Have you seen this kind of meme floating around the social media world lately?
There are mixed interpretations on the various studies that have taken up this topic, and although I think there is validity to friendships that have a longer history together, at the end of the day, friendships, like all relationships, require effort on both ends. It’s the good old principle of whatever you put into it is what you’ll get out of it.
After I got married and we moved halfway across the country to the sweet Midwest, I quickly came to a new realization about friendships – making friends as a young, single twenty-something is very different from making friends as a still-young, but now married (and without babies) twenty-something.
All of my closest friends I had made as a young adult had become what I call my “history friends” because I had lived with them or gone through significant life changes with them. I know that whole theory of “you’re best friends until you live together” is real, but I had a rather unique experience with my roommates from college and post-college.
There was a group of five of us who met during our freshman year, and we all ended up living together in different groupings throughout our college and post-college years. I have some really funny and fond memories with these ladies. There was that time that one of our friends (the one who always said she never liked cooking) decided to make a home-cooked meal for all of us and used four teaspoons of cayenne pepper instead of one (like the recipe suggested). And that time when I came home to find kittens (and later baby ducklings) in our apartment. And then there was that year full of emotions and tears over broken hearts and relationships. We watched a lot of movies, ate my momma’s homemade dumplings, and had some deep conversations late into the night that year.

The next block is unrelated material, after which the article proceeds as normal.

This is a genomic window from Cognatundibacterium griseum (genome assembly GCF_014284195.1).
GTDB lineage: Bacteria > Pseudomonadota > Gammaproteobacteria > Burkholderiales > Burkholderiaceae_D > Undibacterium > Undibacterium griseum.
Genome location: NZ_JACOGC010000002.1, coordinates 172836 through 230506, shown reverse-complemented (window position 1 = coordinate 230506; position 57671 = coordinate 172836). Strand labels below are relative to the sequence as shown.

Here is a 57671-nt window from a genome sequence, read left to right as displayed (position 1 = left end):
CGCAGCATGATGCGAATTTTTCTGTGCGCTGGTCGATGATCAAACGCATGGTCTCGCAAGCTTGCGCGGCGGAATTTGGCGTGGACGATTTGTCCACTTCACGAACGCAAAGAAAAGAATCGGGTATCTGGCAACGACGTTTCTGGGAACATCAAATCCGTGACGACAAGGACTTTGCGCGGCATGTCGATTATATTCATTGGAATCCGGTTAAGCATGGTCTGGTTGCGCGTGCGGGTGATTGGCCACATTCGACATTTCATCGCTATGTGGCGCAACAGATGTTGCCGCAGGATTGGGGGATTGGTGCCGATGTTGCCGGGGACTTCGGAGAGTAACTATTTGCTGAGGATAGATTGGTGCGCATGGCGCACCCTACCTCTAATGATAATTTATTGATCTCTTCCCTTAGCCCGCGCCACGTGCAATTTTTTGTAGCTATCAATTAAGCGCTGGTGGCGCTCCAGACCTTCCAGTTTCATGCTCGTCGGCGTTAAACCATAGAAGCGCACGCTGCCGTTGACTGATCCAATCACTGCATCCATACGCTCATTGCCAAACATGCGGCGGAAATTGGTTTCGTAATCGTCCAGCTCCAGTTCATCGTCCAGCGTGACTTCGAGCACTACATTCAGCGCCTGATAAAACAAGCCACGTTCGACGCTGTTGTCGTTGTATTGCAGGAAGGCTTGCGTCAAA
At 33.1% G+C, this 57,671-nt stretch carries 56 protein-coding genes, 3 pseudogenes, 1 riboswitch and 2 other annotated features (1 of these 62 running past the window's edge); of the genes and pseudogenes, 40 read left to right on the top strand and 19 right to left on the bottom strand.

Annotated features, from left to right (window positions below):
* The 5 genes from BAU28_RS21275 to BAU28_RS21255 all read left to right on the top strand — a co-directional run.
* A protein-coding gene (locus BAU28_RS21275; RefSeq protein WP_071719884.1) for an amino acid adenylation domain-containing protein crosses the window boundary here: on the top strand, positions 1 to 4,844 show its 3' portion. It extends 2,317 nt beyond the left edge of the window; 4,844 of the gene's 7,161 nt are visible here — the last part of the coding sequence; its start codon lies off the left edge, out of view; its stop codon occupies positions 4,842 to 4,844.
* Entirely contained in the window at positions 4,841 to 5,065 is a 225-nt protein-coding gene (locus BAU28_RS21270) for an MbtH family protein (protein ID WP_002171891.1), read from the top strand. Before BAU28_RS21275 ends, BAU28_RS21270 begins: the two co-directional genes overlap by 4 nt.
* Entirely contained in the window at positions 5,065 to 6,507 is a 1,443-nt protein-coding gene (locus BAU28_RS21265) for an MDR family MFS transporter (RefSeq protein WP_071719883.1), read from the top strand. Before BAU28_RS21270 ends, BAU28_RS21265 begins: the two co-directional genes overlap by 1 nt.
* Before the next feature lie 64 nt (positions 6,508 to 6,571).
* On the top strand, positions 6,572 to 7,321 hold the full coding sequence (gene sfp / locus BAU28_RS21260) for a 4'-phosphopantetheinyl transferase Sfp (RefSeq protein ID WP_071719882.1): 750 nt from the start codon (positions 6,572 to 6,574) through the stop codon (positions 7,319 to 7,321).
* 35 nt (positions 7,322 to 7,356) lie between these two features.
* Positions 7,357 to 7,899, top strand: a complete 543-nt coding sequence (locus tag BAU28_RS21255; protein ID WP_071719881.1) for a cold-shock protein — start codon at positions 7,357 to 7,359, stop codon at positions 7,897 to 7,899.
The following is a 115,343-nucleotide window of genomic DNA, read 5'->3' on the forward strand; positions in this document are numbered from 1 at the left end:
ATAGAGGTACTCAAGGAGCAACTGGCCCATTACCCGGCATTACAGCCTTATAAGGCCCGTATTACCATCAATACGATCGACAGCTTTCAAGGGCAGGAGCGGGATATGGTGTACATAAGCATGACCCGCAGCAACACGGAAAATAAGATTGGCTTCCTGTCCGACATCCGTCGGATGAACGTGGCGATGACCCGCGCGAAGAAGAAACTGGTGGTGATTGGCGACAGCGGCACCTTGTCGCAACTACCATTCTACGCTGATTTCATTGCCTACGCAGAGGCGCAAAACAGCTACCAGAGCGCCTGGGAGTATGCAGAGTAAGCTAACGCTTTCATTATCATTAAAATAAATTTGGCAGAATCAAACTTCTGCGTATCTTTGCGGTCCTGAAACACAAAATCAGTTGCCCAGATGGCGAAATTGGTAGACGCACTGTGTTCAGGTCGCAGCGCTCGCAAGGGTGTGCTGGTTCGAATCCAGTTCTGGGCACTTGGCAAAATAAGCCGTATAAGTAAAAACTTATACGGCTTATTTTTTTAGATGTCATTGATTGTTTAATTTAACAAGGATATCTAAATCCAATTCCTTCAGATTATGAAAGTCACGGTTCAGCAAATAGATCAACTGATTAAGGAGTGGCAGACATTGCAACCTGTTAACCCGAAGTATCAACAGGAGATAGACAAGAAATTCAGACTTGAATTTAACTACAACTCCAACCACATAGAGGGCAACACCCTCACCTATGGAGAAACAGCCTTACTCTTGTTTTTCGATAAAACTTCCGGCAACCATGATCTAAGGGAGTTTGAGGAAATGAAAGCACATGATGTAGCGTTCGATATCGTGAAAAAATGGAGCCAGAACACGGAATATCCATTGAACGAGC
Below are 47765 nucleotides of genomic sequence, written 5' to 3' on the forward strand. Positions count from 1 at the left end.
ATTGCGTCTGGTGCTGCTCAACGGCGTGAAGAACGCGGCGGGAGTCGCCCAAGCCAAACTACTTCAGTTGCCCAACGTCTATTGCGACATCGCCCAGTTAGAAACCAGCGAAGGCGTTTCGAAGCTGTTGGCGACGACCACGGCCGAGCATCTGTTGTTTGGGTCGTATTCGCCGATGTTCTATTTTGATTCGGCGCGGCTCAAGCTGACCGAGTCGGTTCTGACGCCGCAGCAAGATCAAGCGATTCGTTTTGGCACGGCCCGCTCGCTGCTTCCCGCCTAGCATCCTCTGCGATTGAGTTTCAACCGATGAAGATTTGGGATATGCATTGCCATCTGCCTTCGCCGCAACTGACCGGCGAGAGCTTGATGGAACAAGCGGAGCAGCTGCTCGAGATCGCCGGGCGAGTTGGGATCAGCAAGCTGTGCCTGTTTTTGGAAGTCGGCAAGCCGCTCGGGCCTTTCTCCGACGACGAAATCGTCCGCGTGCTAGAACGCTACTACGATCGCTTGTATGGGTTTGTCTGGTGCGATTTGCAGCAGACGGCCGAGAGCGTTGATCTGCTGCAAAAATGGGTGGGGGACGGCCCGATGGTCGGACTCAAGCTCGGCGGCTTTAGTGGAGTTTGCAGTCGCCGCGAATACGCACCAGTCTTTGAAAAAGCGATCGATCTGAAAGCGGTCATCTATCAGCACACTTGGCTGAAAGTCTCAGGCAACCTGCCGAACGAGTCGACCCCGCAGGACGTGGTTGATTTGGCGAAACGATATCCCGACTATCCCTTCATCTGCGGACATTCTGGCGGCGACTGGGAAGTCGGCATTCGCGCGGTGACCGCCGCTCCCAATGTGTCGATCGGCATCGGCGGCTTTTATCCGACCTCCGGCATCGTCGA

There were also some not so pretty moments too – realizing we all have different levels of cleanliness, getting annoyed at each other over dirty dishes, misunderstandings over Christmas decorations, etc. 😉
But now it’s been beautiful to see how our years of investing in one another’s lives has paid off today. We’ve been at each other’s weddings, seen a baby (soon to be babies!) join the family, supported each other in our early careers, and watched one another move all over the country.
But those early years of transitioning from everyday roommates to “history friends” weren’t always easy. We had to be intentional. Whether it was meeting up for dinner once a month, to making sure to gather together at least once a year or two, it required effort, time, and money on each of our parts.
Now that the majority of us are literally all over the country, one of our friends suggested doing a monthly email chain, updating one another on our “top five” events, thoughts, etc. of the month. We’ve been doing it for over a year now, and it still amazes me how this one act of writing to each other has kept us together. Sure, we each have our own friends in our new hometowns who may know more about our day-to-day than these “history friends.” But these are the women that I text when I have an urgent prayer request. They’re the ones I think of when I just need to be my crazy, emotional self and I know they won’t judge me.
We still do silly things together like buy each other pizza friendship necklaces. One of us brought up the idea as a semi-joke, but before we knew it, we each had one in hand.
I’m still learning how to navigate the world of making new friends in a new town, as a married couple, but not yet a mom. After all, the whole becoming-roommates-and-then-history-friends season is now over 🙂 . And like all good things, I’m learning that new friendships take time. No matter what, all friendships take effort and vulnerability, and they require an investment in time and energy in order to be meaningful and long-lasting.
There are several other ladies I didn’t mention above who have become “history friends” and biffles (BFFL = best friend for life, duh). They’re the ones that we may not be able to talk to each other for a couple of weeks or even months, but it’s like nothing has changed the minute we reconnect. They’ll be the first ones to hear about any of our major life decisions, and the ones I can count on to pray for us in difficult seasons (and vice versa).
To each of you ladies…my history friends…I am so grateful for you and our friendship. It’s not easy for us to be so many miles apart, but I’m so thankful that our lives have crossed paths, never to be the same again. I love you 🙂 .